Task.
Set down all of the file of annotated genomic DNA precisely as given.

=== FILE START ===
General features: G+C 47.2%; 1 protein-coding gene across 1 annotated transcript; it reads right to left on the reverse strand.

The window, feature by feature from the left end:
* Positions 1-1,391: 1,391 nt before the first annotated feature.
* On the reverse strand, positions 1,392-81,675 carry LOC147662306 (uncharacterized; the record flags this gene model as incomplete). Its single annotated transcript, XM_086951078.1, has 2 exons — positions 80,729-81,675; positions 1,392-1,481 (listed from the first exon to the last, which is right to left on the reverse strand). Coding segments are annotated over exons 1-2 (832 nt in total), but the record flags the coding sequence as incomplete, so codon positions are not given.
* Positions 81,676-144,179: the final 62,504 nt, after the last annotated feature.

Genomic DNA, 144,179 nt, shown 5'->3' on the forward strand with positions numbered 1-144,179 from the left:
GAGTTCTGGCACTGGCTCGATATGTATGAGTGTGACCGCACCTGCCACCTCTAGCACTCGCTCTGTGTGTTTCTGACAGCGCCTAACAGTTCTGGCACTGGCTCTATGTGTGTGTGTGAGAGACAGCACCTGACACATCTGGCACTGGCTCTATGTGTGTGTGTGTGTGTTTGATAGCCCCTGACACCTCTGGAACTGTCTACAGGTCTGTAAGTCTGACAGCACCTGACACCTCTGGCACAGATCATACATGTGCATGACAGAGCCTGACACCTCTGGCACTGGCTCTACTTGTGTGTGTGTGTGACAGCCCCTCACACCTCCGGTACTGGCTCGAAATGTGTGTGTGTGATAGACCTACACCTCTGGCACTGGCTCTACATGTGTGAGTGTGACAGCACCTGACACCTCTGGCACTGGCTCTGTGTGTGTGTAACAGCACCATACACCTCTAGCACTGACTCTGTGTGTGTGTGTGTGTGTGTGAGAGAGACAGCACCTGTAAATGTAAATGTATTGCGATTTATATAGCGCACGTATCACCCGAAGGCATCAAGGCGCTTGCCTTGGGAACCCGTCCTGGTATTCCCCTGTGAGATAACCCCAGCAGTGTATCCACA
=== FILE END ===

General features: G+C 47.2%; 1 protein-coding gene across 1 annotated transcript; it reads right to left on the reverse strand.

The window, feature by feature from the left end:
* Positions 1-1,391: 1,391 nt before the first annotated feature.
* On the reverse strand, positions 1,392-81,675 carry LOC147662306 (uncharacterized; the record flags this gene model as incomplete). Its single annotated transcript, XM_086951078.1, has 2 exons — positions 80,729-81,675; positions 1,392-1,481 (listed from the first exon to the last, which is right to left on the reverse strand). Coding segments are annotated over exons 1-2 (832 nt in total), but the record flags the coding sequence as incomplete, so codon positions are not given.
* Positions 81,676-144,179: the final 62,504 nt, after the last annotated feature.

Genomic DNA, 144,179 nt, shown 5'->3' on the forward strand with positions numbered 1-144,179 from the left:
GAGTTCTGGCACTGGCTCGATATGTATGAGTGTGACCGCACCTGCCACCTCTAGCACTCGCTCTGTGTGTTTCTGACAGCGCCTAACAGTTCTGGCACTGGCTCTATGTGTGTGTGTGAGAGACAGCACCTGACACATCTGGCACTGGCTCTATGTGTGTGTGTGTGTGTTTGATAGCCCCTGACACCTCTGGAACTGTCTACAGGTCTGTAAGTCTGACAGCACCTGACACCTCTGGCACAGATCATACATGTGCATGACAGAGCCTGACACCTCTGGCACTGGCTCTACTTGTGTGTGTGTGTGACAGCCCCTCACACCTCCGGTACTGGCTCGAAATGTGTGTGTGTGATAGACCTACACCTCTGGCACTGGCTCTACATGTGTGAGTGTGACAGCACCTGACACCTCTGGCACTGGCTCTGTGTGTGTGTAACAGCACCATACACCTCTAGCACTGACTCTGTGTGTGTGTGTGTGTGTGTGAGAGAGACAGCACCTGTAAATGTAAATGTATTGCGATTTATATAGCGCACGTATCACCCGAAGGCATCAAGGCGCTTGCCTTGGGAACCCGTCCTGGTATTCCCCTGTGAGATAACCCCAGCAGTGTATCCACA